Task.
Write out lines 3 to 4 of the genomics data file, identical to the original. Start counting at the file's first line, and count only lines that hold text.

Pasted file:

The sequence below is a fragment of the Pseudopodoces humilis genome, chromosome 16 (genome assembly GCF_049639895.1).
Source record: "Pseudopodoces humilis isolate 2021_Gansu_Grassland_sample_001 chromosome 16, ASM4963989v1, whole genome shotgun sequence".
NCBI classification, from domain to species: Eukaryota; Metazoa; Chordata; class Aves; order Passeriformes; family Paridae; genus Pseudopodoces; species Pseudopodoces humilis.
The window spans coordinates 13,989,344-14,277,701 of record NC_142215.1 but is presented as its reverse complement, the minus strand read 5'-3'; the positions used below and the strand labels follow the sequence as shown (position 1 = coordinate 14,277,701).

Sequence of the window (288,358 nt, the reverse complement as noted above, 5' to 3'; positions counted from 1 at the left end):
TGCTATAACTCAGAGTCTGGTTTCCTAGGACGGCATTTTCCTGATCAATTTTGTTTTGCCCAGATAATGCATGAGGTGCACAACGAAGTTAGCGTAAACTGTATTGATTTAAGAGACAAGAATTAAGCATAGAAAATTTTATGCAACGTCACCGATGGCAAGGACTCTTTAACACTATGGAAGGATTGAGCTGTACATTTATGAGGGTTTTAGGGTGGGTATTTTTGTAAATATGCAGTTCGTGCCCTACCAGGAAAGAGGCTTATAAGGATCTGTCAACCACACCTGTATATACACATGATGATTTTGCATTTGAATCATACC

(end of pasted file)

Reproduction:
NCBI classification, from domain to species: Eukaryota; Metazoa; Chordata; class Aves; order Passeriformes; family Paridae; genus Pseudopodoces; species Pseudopodoces humilis.
The window spans coordinates 13,989,344-14,277,701 of record NC_142215.1 but is presented as its reverse complement, the minus strand read 5'-3'; the positions used below and the strand labels follow the sequence as shown (position 1 = coordinate 14,277,701).